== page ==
Abbas Demands Jerusalem, Full Israeli Withdrawal To 1967 Lines On ‘Setback’ Day

Palestinian president Mahmoud Abbas gestures during a joint press conference with Prime Minister of Sweden in the Bella Venezia room at the Rosenbad government office in Stockholm on February 10, 2015.

TEL AVIV – Palestinian President Mahmoud Abbas said Sunday that the Palestinians will accept nothing less than a full Israeli withdrawal from territories Israel captured in the 1967 war and the establishment of a Palestinian state with eastern Jerusalem as its capital.

“Our nation will not agree in any way to less than a full end to the Israeli occupation that began in June 1967 and the establishment of a sovereign independent Palestinian state with its capital in East Jerusalem,” Abbas said in a statement.

“The Palestinian leadership adheres to the principle of a two-state solution. The Palestinian side rejects any attempt to alter the Arab [peace] initiative,” he added.

Sunday was Jerusalem Day, with Israelis marking 49 years since the unification of Jerusalem and the capture of the West Bank, Gaza, and the Golan Heights, a date that Palestinians observe as the Naksa, meaning “setback” in Arabic, marking the neighboring Arab armies’ failure to defeat Israel. Naksa is not to be confused with Nakba, meaning “catastrophe,” which marks the Arab armies’ defeat by the newly founded Jewish state in 1948.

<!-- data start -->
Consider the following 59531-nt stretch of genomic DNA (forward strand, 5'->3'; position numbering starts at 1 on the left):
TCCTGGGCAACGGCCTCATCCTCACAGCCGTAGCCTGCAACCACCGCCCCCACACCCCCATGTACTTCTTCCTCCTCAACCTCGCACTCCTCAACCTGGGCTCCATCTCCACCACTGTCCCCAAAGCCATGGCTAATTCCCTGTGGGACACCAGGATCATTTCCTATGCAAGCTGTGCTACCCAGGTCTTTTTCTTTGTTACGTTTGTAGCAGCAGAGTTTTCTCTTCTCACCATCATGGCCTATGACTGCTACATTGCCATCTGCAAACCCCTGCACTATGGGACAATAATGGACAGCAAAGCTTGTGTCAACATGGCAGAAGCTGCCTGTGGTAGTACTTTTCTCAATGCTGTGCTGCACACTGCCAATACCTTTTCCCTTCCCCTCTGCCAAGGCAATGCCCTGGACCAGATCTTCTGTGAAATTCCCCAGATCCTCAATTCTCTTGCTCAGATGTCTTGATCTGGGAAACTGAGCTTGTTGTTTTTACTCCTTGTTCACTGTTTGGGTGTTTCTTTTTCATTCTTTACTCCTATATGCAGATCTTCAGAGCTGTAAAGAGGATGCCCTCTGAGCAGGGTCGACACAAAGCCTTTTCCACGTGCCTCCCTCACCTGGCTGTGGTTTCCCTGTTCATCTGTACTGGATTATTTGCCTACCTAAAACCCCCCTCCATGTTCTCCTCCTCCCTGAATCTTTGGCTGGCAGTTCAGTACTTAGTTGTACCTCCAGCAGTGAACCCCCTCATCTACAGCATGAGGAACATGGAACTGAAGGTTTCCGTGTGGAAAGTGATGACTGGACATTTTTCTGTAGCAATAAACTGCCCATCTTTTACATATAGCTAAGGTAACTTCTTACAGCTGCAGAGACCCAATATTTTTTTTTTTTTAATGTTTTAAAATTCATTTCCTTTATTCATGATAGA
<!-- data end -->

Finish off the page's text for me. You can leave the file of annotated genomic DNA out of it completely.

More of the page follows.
The status of Jerusalem is a central issue in any future Israeli-Palestinian agreement.

Abbas said that “our people today in memory [of the June setback] are more insistent and determined to achieve their goals, and gain their legitimate national rights, particularly the right to freedom and independence, and the establishment of their independent state, with its capital in East Jerusalem, the liberation of all prisoners, and to maintain our national symbols and holy places.”

On Friday, representatives of 28 countries met in Paris for a conference aimed at resuming the moribund Israeli-Palestinian talks. Israel was not invited to the conference. A statement released by the group said that by year’s end a summit will be in the works and that in the meantime it is incumbent on both sides to work on trust-building measures.

Israel, which was not invited to the conference, opposes the Paris effort, saying that negotiations cannot be imposed from outside.

However, Prime Minister Benjamin Netanyahu has said he supports the Saudi-led 2002 Arab Peace Initiative, which demands an Israeli withdrawal to the 1967 lines and the creation of a Palestinian state in exchange for ties with Arab countries.